Week four opens on the 29th September with the gallery transformed by the requirements of sound art in the last exhibition ‘Silencer’ curated by Mark Jackson. This exhibition will include ‘Not Playing,’ Corrado Morgana’s handicapped helicopter which despite the players best attempt will never take over. Lastly this show will include Audio Research Editions’ ‘Real English Tea Made Here,’ a sound piece which includes tapes by Willam S. Burroughs previously unheard in the UK.

Amelia’s Magazine had the pleasure of visiting a PayneShurvell preview of 4×4 on Friday and will be visiting the gallery each week to see how this ambitious project plays out. We recommend you do the same.

PayneShurvell: 16 Hewett Street, London, EC2A 3NN
4×4 runs from 6th September to 2nd October 2010.

Delorean by Clare Delaney

4×4 the new exhibition at PayneShurvell opens on Wednesday, mind in association with the anti-design festival. For four weeks, this site the gallery will be home to four seperate exhibitions each on view for four days. The first has been curated by James Payne, features Clare Delaney’s Dream’s of Desire.

The gallery doors find themselves nestled between two cars customised by Clare for the Liverpool Biennale 5 and 6. The biennale sponsors appearance on the cars mimic the advertisers stack usually associated with F1, the spoilers added by the artist subvert a family car into those more usually seen running around F3 race tracks.

Upon entering PayneShurvell the viewer is greeted by the framed remnants of Delauney’s most recent performance. These beautifully presented receipts document an interaction between the artist and several unaware cashiers of major London Galleries. The act of consumerism encouraged within a gallery space is made apparent by the act of deciding and controlling the order Clare’s purchases passed through the tills .

Sensation by Clare Delaney

By presenting the receipts within frames along the crisp white walls of an exhibition space, the viewer is provided with the opportunity to reconsider the ‘everydayness’ usually associated with a receipt. Instead there is the time to muse over the thought, that (as discussed by James Payne in an introductory tour) at some point a designer would have been required to design the layout in accordance to the individual Galleries requirements.

This Wedneday (8th September) PayneShurvell will be open from 6-8 and Clare Delaney’s Dreams of Desire will be showing until Saturday 11th September.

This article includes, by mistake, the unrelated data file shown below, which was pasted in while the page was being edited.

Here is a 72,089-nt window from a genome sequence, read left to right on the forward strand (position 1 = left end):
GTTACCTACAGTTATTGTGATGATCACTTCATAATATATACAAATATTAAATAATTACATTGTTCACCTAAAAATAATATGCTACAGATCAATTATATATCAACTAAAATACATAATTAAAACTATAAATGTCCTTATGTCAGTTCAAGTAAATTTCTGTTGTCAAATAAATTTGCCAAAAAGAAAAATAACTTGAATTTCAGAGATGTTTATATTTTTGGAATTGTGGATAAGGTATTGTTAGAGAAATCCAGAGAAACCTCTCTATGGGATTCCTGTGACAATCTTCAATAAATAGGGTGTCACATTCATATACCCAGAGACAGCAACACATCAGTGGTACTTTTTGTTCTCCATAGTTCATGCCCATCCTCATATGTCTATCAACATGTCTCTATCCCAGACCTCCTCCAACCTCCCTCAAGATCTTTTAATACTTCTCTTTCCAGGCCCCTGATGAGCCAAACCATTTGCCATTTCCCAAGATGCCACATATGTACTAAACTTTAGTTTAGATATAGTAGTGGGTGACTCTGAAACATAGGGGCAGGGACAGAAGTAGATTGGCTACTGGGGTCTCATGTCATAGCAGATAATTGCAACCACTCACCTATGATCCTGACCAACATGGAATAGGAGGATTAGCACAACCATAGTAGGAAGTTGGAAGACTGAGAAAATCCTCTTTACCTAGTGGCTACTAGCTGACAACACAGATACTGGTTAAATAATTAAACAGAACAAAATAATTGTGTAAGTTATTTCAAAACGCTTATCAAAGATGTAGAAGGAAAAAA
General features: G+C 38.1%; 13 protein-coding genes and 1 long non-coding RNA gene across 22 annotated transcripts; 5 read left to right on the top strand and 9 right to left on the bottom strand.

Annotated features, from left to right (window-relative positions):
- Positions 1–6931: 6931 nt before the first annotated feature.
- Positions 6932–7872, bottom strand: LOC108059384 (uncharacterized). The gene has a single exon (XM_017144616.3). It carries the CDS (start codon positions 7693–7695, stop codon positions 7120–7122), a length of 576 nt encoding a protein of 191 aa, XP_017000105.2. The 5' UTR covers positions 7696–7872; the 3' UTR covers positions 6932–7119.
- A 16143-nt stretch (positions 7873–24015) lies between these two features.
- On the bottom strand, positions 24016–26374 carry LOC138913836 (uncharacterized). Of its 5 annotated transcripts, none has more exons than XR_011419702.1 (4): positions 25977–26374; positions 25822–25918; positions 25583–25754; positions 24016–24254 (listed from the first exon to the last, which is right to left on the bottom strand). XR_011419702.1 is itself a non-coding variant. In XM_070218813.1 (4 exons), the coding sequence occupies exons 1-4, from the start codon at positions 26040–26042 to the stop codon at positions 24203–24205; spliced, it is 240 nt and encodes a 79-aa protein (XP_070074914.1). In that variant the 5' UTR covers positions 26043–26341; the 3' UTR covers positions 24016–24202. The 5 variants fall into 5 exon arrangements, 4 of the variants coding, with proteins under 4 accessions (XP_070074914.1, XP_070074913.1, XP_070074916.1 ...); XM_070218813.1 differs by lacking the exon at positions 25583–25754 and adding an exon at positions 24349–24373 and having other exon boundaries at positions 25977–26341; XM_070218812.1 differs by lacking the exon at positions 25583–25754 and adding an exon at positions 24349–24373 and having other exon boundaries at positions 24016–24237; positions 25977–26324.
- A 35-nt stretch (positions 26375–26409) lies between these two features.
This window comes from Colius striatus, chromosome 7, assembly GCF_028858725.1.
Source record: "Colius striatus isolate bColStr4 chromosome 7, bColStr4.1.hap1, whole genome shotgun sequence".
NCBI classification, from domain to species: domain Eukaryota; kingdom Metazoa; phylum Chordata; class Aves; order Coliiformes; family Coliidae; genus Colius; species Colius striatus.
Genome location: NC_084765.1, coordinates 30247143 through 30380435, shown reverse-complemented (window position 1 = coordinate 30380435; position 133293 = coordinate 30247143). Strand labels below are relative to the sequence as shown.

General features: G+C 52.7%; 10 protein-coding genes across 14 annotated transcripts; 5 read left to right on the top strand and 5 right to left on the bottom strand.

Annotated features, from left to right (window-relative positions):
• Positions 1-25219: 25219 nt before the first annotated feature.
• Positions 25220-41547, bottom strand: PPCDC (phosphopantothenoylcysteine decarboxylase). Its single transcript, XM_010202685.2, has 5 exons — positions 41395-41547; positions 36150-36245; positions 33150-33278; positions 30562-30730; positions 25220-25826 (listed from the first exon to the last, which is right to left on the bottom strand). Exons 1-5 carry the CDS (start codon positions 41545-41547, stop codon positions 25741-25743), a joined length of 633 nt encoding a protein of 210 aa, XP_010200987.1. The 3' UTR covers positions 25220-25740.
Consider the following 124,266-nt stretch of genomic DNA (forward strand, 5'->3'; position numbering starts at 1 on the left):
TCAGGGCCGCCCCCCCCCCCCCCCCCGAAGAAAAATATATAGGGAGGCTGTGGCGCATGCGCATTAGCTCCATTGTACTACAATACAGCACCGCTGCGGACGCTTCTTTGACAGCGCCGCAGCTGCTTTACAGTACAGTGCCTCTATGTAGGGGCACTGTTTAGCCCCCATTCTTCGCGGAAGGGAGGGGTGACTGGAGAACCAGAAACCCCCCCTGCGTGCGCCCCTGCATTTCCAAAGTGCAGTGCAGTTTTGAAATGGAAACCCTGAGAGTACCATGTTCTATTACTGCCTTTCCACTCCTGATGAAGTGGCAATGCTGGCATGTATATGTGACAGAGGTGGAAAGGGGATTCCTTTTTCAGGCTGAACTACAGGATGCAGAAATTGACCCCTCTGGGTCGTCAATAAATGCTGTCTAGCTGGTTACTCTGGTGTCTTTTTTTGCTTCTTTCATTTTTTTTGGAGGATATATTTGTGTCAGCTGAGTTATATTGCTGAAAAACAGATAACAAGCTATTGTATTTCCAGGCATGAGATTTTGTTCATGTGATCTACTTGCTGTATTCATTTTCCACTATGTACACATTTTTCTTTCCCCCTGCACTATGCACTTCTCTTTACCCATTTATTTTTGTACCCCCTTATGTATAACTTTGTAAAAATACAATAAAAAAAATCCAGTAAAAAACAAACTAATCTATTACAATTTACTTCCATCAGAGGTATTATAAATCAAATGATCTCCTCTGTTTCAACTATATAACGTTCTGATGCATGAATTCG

Wednesday 15th September: sees the opening of an exhibition curated by Dermot O’Brien exploring the use of text and typography.

Ian Whittlesea, ‘Sol Sans Typeface’

Wednesday 22nd September: Edward Vince presents Matthew Robinson and himself in ‘How Am I Not Myself’.

325 by Edward Vince

Week four opens on the 29th September with the gallery transformed by the requirements of sound art in the last exhibition ‘Silencer’ curated by Mark Jackson. This exhibition will include ‘Not Playing,’ Corrado Morgana’s handicapped helicopter which despite the players best attempt will never take over. Lastly this show will include Audio Research Editions’ ‘Real English Tea Made Here,’ a sound piece which includes tapes by Willam S. Burroughs previously unheard in the UK.

Amelia’s Magazine had the pleasure of visiting a PayneShurvell preview of 4×4 on Friday and will be visiting the gallery each week to see how this ambitious project plays out. We recommend you do the same.

PayneShurvell: 16 Hewett Street, London, EC2A 3NN
4×4 runs from 6th September to 2nd October 2010.


Glamour at the V&A, no rx illustrated by Gabriel Ayala

It’s been a year for the bygone eras, view that’s for sure. First we had Vintage at Goodwood, then there’s an exhibition celebrating Horrockses 1950s style at the Fashion & Textile Museum, and now the V&A wants in on the action. Well it’s not strictly their first foray into the era; in fact it was all the way back in April that Grace Kelly: Style Icon hit down in London and has been fully booked ever since (well that’s how it seemed whenever I’ve tried to visit anyway.)


Illustration by Katherine Tromans

So what perfect timing for them to present…..drum roll please……an evening of “Retro Hollywood Glamour.” And it was at the end of August that I was whisked away to party with the likes of Alfred Hitchcock and Marilyn Monroe (metaphorically speaking) whilst the DJ spun the hits of yesteryear. All in all people were drinking champagne and were having a jolly spiffing time.

But probably the most spectacular aspect of the evening was the amount of people who committed and dressed up to the nines as their heroes. Men and women put on their most dapper suits and fullest skirts to party, and most made a pretty good job of it.


Illustration by Kellie Black

If you so fancied (and could cope with the queue!) your flowing locks could also be transformed into something quite spectacular (involving rollers and a lot of hairspray) and similarly a Hollywood makeover was available all within movie star tents boasting lighted mirrors in the grand entrance hall. The perfect way to complement your 1950s outfit and finally feel like a movie star.

And that wasn’t all for the events going on throughout the evening. Everything was thought of; from acting out radio plays, partaking in a screen printing workshop, doodling away with Daisy de Villeneuve or simply reminiscing over old movie trailers. Not bad for a night out at the museum.

As part of the Friday Lates this Summer at the V&A, it was a spectacular event. Maybe we can hope for the swinging 60s in the Autumn?

Retro Hollywood Glamour at the V&A: in Pictures






All photographs by Jemma Crow